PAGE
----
The little grits agree as to the wonderful castlyness. Here they are, scowling.
Friendly viewer, take these expressions to mean enjoyment. Only understand that the little grits take their pleasures seriously.
Honestly, I am not forcing them into this permanent holiday lifestyle home education malarkey! They are simply scowly-type characters, heading for deep teenage years. Unlike me, smiley-type character, heading for incontinence and dribbling.
They do scowl a great deal though, it is true. People usually greet them with What's the matter? which doesn't embolden me for the explanations I am about to give on our home ed lifestyle being completely tip-top, enviable, great, and generally all-round hilariously fantastic. And there are my scowlers, standing right by me, feet shuffling in the gravel, hands shoved in pockets, shoulders resentfully hunched, and faces looking a picture of abject misery.
Cheer yourself up. Have some more of Beaumaris. I wondered why the locals didn't pull down that stone to build the local pub. Chris said the Welsh wouldn't touch it. It's English. Edward I built it, ran out of money, built a bit more of it, then died, demanding his thigh bones be carried north and used to bash the Scots.
But I like to think Beaumaris is a testament not to the fierce and bony Edward, but to the deft planning and clever thinking of his chief architect, Master James of St George. You only need look at that brilliant defending symmetry and those concentric castle walls. There is a surviving letter, too! Where Master James sounds reet pissed off with the Westminster bean counters after they stopped paying the castle builders. Which means the castle stands only half height.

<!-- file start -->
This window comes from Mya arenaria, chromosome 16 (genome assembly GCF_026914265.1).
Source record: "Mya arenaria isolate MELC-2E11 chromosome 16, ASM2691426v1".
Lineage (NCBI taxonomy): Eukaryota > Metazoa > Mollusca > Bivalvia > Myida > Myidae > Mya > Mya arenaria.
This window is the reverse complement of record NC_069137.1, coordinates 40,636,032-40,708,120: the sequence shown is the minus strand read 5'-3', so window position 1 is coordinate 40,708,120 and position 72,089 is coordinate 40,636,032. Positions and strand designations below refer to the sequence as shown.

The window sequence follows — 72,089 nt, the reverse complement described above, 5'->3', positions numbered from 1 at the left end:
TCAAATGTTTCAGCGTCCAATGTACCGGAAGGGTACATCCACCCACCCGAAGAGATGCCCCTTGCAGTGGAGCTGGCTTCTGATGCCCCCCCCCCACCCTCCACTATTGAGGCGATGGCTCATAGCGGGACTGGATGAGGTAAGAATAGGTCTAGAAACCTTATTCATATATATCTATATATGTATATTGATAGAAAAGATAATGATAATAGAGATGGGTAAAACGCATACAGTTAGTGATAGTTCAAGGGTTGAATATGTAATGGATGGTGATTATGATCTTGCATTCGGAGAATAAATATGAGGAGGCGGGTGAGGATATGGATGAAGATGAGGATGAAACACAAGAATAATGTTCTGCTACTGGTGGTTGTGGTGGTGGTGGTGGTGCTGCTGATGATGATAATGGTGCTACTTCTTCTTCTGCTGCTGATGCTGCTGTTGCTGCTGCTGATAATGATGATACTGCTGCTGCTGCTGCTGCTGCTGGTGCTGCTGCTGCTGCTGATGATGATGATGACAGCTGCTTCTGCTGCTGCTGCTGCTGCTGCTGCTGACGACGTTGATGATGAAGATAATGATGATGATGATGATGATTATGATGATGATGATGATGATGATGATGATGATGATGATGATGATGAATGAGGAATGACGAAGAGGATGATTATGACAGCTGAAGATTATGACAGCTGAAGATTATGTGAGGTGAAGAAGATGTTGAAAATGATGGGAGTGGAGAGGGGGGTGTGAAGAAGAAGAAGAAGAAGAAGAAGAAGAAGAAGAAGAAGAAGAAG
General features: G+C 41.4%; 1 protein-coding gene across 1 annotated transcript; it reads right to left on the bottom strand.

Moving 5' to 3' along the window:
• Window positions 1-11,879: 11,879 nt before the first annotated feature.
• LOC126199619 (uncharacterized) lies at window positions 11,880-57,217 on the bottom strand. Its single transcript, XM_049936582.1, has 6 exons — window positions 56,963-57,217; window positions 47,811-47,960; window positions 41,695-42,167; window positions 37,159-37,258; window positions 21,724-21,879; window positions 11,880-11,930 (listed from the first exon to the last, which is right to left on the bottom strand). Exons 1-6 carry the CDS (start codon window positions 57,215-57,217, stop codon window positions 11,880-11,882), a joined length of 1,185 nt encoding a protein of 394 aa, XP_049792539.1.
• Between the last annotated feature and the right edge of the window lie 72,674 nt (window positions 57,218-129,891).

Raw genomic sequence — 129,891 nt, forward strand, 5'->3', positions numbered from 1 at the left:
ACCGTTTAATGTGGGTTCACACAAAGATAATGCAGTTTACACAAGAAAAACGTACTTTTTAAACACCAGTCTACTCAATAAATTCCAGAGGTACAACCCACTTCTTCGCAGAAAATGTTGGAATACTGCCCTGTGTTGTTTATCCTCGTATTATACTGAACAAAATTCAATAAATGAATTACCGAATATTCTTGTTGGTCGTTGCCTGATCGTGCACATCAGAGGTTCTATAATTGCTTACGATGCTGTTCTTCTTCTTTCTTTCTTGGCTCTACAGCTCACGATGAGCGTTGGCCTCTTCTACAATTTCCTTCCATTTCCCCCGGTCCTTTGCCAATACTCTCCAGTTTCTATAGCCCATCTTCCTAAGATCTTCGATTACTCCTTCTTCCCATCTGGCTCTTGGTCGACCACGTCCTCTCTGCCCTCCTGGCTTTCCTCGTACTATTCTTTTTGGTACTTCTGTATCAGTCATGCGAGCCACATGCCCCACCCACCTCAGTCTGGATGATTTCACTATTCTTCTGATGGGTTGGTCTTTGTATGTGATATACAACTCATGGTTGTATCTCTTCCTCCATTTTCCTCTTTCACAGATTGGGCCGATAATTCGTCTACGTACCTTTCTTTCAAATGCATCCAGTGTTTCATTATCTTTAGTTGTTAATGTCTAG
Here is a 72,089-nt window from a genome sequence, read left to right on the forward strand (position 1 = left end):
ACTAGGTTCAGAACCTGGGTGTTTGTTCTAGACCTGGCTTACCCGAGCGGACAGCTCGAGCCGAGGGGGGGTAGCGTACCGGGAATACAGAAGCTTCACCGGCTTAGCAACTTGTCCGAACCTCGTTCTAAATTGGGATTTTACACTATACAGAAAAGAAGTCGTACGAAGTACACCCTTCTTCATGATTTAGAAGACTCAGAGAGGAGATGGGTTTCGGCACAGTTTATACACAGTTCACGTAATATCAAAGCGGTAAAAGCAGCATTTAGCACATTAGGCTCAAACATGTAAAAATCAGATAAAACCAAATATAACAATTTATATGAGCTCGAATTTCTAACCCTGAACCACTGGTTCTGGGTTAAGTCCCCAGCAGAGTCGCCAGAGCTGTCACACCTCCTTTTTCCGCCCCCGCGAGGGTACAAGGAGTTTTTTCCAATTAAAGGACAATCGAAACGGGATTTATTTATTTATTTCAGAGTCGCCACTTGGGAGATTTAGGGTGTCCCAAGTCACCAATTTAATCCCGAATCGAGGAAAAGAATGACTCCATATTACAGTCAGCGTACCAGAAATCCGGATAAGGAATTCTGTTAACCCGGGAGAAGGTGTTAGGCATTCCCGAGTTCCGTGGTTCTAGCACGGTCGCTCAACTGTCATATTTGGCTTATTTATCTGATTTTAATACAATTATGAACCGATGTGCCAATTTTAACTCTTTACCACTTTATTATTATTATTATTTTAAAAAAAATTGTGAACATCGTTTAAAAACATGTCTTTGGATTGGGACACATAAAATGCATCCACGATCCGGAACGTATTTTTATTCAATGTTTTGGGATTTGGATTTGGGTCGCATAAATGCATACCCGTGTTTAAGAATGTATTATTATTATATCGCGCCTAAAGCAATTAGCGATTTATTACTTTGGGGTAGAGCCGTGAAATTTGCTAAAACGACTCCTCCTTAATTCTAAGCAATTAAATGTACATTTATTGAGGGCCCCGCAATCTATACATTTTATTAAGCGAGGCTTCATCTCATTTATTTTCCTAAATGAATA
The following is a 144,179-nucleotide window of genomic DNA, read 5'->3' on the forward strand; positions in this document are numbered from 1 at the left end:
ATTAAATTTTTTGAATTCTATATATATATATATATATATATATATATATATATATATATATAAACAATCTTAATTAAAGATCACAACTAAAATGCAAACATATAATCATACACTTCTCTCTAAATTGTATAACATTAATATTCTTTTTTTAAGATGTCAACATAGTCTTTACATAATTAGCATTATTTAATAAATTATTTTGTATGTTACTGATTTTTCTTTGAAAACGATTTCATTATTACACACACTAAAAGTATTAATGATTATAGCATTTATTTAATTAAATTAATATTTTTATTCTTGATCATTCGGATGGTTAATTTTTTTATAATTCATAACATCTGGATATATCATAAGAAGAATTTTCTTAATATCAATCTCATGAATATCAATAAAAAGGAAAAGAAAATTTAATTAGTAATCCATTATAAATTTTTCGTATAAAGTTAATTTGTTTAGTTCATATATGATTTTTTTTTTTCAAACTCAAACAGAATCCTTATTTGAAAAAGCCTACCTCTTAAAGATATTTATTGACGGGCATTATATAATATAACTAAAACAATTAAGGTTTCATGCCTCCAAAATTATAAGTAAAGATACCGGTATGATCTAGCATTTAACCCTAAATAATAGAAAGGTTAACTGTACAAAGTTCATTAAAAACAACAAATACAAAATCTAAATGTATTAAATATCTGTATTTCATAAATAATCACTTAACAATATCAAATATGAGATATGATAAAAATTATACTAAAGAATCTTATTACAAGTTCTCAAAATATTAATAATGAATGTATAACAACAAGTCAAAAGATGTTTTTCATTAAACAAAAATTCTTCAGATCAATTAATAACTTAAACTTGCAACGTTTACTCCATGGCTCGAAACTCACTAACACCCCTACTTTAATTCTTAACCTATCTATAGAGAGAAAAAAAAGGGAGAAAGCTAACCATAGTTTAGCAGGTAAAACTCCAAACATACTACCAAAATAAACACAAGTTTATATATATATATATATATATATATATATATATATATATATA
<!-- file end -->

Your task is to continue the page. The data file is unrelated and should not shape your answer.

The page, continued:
It was all perfect. I even liked the signs of mayhem and misery. Especially the curiously floating child and the person looking for something while birds fly overhead. Shark suggested the hazard was sneezing, more specifically These birds carry avian flu.
She set me on a lecture about the shared cultural references we need to encode and decode signs. Like, if I send out a sign, how can it be read in the way that I intend? I drew the parallel that she needs to send out signs on her fizzog that say I am happy with my home education, and not I am utterly miserable with my chosen education and forced to do this against my will. She stomps off.
But it's not all fun and semiotic analysis in the fair marshes, you know. We home educators have castles to see. Take Caernarfon.
I buy the services of a Welsh tour guide to tell us stories as we walk the castle. After he greets the children with What's the matter? and I politely explain we are home educated and we enjoy it very much, Squirrel lays into him. He makes the mistake of casually suggesting that children watch too much TV, at which point she gets all huffypuffy and says we don't watch TV actually, then Tiger unhelpfully pips in with a list of all the television she has seen in the last week, including Inspector Morse and the age inappropriate Four Lions. I say that home education is completely tip-top, enviable, great, and generally all-round hilariously fantastic.
I shall conduct more lessons in how to engage the public - particularly the Welsh Government who are gunning for us home education types - so that we all send out very positive messages about ourselves and our home education choices, and yes, probably about everything everywhere too.
Have some more of Caernarfon. Highly recommended for a wonderfully first-class castly experience and a thoroughly tip-top home educating day.